Published: June 20, 2007
Updated: June 20, 2007
The word "cleft" refers to an opening or space. We know that all clefts are different. They can occur at one or more different places on the face, such as the lips, the palate, or the gum ridge (alveolus). In human development, the right and left sides of the face fuse near the midline. A cleft results when this fusion does not properly occur. Clefts can be of different sizes; some are more severe than others.
A cleft lip appears as a gap in the upper lip. This opening can occur on the left or right side, or on both sides. A cleft that occurs only on one side is called a unilateral cleft. In a bilateral cleft, openings are present on both sides of a central upper lip segment, called the prolabium.
Not all lip clefts appear the same. There may be a barely noticeable notching of the red part of the lip, a ridge down extending down the lip from the nasal base, a partial division of the lip, or a complete division of the lip up into the floor of the nose.
You will hear us discuss the appearance of the nose because the anatomic changes that occur in cleft lip also affect the appearance of the nose. The growth, development, and correction of the nose in children with cleft lip is a specific area of interest to the Duke team’s surgeons.
The palate separates the nasal cavity from the oral cavity: "The floor of the nose is the roof of the mouth." A cleft palate is an opening in the palate that allows communication between the oral and nasal cavity. The palate is important for swallowing and the development of speech.
Like the cleft of the lip, cleft palate results from an alteration in the sequence of events that lead to fusion of right and left sides in the midline. The extent of the cleft will again vary from person to person. The palate, or roof of the mouth, is composed of two sections. The front half, just behind the teeth, is a bony section called the hard palate. Behind this is the soft palate containing muscles used in swallowing, eating, and speech. A cleft can occur in the soft palate only or extend forward through part or all of the hard palate.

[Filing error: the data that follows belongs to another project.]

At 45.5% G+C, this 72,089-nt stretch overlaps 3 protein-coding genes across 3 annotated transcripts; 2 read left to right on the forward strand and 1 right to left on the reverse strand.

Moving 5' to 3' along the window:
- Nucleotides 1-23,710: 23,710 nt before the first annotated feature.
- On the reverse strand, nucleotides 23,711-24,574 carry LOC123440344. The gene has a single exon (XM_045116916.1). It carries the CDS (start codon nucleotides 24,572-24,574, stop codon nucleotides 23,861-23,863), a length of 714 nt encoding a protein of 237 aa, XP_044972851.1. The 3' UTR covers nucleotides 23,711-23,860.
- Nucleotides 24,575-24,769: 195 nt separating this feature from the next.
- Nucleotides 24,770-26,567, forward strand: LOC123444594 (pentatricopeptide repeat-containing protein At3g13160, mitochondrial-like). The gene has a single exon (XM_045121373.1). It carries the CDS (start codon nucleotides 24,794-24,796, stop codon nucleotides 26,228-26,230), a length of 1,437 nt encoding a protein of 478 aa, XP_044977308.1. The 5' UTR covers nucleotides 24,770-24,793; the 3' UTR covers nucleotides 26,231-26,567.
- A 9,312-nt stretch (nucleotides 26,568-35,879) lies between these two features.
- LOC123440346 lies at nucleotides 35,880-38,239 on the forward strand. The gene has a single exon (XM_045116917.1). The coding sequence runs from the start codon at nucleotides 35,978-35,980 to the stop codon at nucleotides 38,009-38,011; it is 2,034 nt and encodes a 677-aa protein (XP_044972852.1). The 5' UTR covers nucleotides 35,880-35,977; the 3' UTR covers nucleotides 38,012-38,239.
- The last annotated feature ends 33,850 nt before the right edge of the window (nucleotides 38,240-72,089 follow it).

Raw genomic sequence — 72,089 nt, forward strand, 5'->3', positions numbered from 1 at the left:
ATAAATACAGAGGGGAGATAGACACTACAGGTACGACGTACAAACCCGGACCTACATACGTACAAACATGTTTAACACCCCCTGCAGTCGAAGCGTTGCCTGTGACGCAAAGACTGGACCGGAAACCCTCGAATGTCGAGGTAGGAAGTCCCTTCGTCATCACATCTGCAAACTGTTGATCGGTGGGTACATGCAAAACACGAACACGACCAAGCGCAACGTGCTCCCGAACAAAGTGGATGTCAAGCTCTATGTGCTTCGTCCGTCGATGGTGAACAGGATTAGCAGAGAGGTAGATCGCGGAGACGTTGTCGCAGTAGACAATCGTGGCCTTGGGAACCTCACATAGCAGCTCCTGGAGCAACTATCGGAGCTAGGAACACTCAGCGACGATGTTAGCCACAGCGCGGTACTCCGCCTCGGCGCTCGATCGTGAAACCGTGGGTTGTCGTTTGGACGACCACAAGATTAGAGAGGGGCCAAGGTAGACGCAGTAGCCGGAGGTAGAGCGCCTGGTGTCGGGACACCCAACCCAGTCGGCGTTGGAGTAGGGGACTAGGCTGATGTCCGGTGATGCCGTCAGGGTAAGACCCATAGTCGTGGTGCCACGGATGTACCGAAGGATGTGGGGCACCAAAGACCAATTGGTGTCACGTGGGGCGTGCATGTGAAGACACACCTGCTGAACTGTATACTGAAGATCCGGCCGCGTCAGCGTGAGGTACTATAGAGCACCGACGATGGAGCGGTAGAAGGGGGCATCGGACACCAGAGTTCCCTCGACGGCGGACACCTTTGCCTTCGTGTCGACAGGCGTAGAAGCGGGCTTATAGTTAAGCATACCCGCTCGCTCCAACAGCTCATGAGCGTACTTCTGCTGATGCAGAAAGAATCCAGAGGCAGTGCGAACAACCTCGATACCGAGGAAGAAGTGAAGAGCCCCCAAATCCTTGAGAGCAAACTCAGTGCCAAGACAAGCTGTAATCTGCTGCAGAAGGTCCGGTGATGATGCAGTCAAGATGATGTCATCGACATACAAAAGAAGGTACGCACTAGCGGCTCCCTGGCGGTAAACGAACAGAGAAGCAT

Both the hard and soft palate are covered by a mucous membrane. In certain cases, the mucous membrane may appear intact, but the bones and/or muscles beneath it may not be appropriately fused in the midline. Despite its almost normal surface appearance, the underlying changes still can create functional problems, particularly for speech. This type of cleft is known as a submucous cleft palate.
The alveolar ridge, in front of the hard palate, is the bony ridge just above the gums. Your baby's upper teeth will erupt through this bony ridge. As with the lip and palate, clefts here can also occur on the right, the left, or both sides. If the cleft affects the alveolar ridge, whether completely or as a minor notch, it can affect the teeth. Sometimes extra teeth are seen; sometimes teeth will be missing. Often, the alignment of the teeth is affected. This is the very important reason that your cleft team includes dental specialists. They can provide needed treatment or work with your own local dentists and orthodontists to find the best treatment plan for your child.
Complete bilateral cleft of the lip, alveolus, and palate.